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Problem:

Solely relying on email as a form of communication with your membership causes an incredible inefficiency and increases the likelihood of miscommunication making it harder to achieve your mission.

Situation:

Reply by all email hell. We’ve all been there.

If you’ve served on a committee of any kind, I’m sure you can relate.

Email goes out with an important document. 18 people are CC’d on the message.

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One person writes back. Then another. Then another. And then, yup you have it, another.

Even worse, someone makes a change to that document and sends it back to the group email. Boom, there’s another email message to 18 committee members.

Now all committee members have to sift through the gobs of emails to understand what they need to do.

About half the people take the time to read through the string of emails. The other half reads just the last email and didn’t download the important document. At least a few people have the wrong, or older, version of the document.

And there you have it. Reply by all email hell.

It’s pure chaos in email communication. Oh, and if the lucky recipients of the reply by all email use Gmail, good luck. The way Gmail stacks email messages that are part of a long string, it’s very easy to bypass that important email you wanted everyone to get.

Relying solely on email as a form of communication and collaboration with members and groups that make up your membership organization is simply a bad idea.

When you are trying to communicate with a group of people, email is actually counterproductive. It has been proven that email causes a increased levels of stress and anxiety. It doesn’t automatically categorize subject matter making miscommunication much more likely.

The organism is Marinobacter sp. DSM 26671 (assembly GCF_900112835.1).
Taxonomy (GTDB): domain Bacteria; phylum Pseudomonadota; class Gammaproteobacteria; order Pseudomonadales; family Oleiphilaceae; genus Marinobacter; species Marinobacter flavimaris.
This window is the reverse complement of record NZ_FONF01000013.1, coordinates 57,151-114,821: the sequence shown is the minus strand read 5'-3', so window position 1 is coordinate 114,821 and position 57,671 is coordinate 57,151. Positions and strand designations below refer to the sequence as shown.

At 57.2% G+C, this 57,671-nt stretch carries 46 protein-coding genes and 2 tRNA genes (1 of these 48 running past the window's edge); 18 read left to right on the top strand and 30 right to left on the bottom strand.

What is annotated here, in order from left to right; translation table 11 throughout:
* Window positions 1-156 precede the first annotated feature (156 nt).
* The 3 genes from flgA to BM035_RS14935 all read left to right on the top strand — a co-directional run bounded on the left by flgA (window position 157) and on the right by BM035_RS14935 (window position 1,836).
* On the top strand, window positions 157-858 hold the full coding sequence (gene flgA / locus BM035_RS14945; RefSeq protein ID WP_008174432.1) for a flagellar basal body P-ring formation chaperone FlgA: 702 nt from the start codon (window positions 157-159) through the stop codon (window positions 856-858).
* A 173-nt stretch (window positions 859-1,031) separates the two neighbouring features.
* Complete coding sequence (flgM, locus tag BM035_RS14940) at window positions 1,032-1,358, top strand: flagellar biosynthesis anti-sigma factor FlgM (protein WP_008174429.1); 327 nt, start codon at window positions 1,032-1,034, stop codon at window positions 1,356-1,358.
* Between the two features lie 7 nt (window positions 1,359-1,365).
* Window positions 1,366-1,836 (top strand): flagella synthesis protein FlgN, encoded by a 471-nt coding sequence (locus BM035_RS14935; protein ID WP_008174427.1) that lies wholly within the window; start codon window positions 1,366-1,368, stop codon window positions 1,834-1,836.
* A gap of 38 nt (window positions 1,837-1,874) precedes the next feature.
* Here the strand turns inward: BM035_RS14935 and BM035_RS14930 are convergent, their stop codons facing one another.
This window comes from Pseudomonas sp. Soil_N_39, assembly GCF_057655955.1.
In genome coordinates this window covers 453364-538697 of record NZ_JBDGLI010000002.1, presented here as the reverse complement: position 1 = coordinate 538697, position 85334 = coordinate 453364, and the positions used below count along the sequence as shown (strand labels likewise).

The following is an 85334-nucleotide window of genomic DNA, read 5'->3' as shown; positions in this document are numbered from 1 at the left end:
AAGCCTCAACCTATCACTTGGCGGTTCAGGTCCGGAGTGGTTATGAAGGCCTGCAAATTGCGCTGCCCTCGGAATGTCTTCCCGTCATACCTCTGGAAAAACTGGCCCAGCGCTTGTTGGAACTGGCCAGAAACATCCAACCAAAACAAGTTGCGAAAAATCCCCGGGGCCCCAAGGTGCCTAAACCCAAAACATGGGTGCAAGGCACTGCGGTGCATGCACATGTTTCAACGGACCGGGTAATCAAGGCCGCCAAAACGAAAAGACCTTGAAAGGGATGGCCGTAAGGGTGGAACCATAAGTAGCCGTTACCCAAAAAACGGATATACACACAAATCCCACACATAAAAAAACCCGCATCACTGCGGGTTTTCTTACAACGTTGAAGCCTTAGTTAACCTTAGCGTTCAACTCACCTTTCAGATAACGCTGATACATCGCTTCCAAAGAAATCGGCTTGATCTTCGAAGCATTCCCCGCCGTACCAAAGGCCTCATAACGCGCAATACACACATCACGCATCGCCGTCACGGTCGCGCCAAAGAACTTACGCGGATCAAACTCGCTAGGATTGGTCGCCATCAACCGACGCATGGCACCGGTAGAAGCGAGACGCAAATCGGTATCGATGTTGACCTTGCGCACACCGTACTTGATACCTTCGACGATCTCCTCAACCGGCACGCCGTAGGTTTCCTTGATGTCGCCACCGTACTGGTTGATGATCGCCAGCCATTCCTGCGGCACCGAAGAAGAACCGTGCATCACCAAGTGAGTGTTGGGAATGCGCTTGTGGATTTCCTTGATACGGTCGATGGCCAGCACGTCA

Email is also much more likely to cause communication problems based on human error. For example, a committee member might not know who to CC on the email. Yes, committee meetings can help to bring everyone back on the same page with communication, but wouldn’t you rather spend your meeting time focusing on more important things?

So how do you avoid reply by all email hell?

How do you avoid miscommunication with member groups?

If you don’t rely on email as a means of communicating with members, what do you then rely on?

The Solution:

Get a piece of paper out, or use your phone, whatever.

Write down a list of all the groups that make up your membership. I’m not just talking about your committees, but think about how you could segment your membership. For example, by interests, by responsibilities, or by type (such as affiliate member).

The first part of avoiding reply by all email hell is making sure communication is relevant to the group(s) of people you are communicating with.

Next, create the groups you wrote down inside of your Social HubSite.

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Import or invite members into into the designated groups you’ve setup inside of your Social HubSite.

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Consider all the different ‘post types’ you need within each member group. Think project management (for committees especially). Think documents. Think ideas. Think meetings. Think about a Q & A board.